Paintings by artists including Picasso, Matisse, Monet, Gauguin and Freud have been stolen from a museum in Rotterdam.
Police in the Netherlands said the works were taken from the Kunsthal Museum early on Tuesday morning.
The museum is showing works from the Triton Foundation as part of its 20th anniversary celebrations.
The paintings include Monet's Waterloo Bridge, Picasso's Tete d'Arlequin, Matisse's La Liseuse en Blanc et Jaune and Freud's Woman with Eyes Closed.
Museum spokeswoman Patricia Wessels told the AFP news agency that police were alerted during the night when the alarm went off but that the thief, or thieves, had left the premises by the time police arrived.
Dutch police said the robbery took place at around 03:00 AM (02:00 BST).
Roland Ekkers from Rotterdam Police said: "The alarm system in the Kunsthal is supposed to be state of the art. We've got no reason to believe that it's not but somehow the people responsible for this found a way in and a way out."
It is the biggest art theft in the Netherlands since 20 paintings were stolen from Amsterdam's Van Gogh museum in 1991.
Chris Marinello, director of The Art Loss Register, which tracks stolen artworks, said it was clear some of the most valuable pieces in the collection were targeted.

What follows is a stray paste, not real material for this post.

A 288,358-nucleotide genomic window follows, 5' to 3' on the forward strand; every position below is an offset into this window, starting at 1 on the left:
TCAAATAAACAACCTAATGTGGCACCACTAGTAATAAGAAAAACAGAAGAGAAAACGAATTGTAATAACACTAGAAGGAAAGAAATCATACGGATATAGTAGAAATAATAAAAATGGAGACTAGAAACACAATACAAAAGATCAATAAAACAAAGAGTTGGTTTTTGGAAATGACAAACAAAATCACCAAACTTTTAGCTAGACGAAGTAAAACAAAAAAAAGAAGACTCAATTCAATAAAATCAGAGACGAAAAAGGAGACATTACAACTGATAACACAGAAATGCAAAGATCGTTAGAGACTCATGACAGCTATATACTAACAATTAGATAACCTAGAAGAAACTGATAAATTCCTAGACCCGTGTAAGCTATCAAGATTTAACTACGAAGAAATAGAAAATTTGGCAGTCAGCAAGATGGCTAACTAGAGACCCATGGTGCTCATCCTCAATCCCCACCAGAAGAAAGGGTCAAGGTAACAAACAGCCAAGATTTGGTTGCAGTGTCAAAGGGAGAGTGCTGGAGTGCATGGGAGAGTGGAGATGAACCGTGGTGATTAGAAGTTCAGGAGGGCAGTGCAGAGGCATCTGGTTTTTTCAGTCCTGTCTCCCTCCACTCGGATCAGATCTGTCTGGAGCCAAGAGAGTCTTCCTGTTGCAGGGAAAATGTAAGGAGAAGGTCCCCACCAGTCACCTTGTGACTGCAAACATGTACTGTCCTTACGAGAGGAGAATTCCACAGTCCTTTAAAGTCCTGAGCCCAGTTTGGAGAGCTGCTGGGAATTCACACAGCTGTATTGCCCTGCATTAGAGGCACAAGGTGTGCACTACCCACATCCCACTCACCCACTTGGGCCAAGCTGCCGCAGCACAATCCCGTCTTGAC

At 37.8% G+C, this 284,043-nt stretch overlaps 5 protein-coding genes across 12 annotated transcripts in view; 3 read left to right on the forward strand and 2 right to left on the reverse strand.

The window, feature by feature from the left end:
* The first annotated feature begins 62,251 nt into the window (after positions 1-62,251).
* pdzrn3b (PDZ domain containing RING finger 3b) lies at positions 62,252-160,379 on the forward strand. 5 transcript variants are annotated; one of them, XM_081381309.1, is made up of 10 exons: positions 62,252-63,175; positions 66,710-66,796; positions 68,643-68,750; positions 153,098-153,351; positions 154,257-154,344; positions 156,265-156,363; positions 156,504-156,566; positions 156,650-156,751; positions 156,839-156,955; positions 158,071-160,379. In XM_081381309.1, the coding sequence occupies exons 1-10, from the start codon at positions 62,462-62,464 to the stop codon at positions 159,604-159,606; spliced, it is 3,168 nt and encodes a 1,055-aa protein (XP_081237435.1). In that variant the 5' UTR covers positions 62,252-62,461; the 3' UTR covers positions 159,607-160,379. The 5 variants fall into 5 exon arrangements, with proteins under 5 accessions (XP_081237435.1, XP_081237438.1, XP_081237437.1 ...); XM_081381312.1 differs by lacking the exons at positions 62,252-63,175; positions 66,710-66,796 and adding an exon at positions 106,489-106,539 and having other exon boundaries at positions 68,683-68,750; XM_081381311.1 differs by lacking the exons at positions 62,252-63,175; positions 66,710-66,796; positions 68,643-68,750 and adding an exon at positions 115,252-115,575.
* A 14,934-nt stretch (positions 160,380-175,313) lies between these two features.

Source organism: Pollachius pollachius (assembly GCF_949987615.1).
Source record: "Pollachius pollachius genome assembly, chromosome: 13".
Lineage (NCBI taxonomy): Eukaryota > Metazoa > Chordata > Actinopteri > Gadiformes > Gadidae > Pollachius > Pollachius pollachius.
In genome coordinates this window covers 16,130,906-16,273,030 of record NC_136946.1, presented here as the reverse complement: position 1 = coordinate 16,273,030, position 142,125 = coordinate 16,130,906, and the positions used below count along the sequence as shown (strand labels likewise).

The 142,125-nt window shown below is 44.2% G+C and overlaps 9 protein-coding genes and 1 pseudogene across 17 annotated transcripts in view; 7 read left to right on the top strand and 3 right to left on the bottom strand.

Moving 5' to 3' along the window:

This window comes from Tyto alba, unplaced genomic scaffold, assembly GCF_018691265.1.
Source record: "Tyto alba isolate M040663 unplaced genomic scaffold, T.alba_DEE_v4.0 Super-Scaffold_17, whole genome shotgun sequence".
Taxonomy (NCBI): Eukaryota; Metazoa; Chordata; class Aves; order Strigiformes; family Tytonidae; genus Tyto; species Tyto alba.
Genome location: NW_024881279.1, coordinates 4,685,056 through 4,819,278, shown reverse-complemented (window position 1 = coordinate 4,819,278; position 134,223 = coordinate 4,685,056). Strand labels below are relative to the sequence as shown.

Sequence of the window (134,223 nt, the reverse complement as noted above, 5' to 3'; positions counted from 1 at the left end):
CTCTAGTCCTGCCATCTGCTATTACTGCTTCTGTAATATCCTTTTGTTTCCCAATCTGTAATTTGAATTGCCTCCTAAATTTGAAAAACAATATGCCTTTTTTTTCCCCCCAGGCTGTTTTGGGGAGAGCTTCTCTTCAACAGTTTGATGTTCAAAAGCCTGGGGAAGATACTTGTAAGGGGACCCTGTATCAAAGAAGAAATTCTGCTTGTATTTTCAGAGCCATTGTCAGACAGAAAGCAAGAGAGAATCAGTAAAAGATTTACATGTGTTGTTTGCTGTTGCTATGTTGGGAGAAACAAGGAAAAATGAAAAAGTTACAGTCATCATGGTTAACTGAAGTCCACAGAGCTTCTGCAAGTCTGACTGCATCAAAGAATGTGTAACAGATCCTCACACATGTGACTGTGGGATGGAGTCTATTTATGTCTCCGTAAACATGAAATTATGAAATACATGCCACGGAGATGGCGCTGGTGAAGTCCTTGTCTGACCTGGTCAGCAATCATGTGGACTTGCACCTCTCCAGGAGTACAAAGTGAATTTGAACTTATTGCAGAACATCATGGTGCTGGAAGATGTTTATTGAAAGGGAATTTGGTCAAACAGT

Marinello said the items taken could be worth "hundreds of millions of euros" - if sold legally at auction. However, he said that was now impossible, as the paintings have already been registered internationally as stolen.
The other stolen paintings are Monet's Charing Cross Bridge, Gaugin's Femme Devant une Fenetre Ouverte, dite La Fiancee and Meyer de Hann's Autoportrait.
"An initial investigation suggests that the robbery was well prepared," a police statement read.
Police are now reviewing videotape footage and calling on any witnesses to come forward.
In a statement, the museum's chairman Willem van Hassel said the museum would be closed on Tuesday.
The Triton Foundation is a collection of avant-garde art and the Kunsthal exhibition was showing its works by more than 150 famed artists, including Paul Cezanne, Salvador Dali, Roy Lichtenstein and Andy Warhol.
Although some of the foundation's works have been on public display in the past, the current exhibition at the Kunsthal was the first time the entire collection had been shown together.
The Kunsthal museum, which means "art gallery" in Dutch, is a display space that has no permanent collection of its own.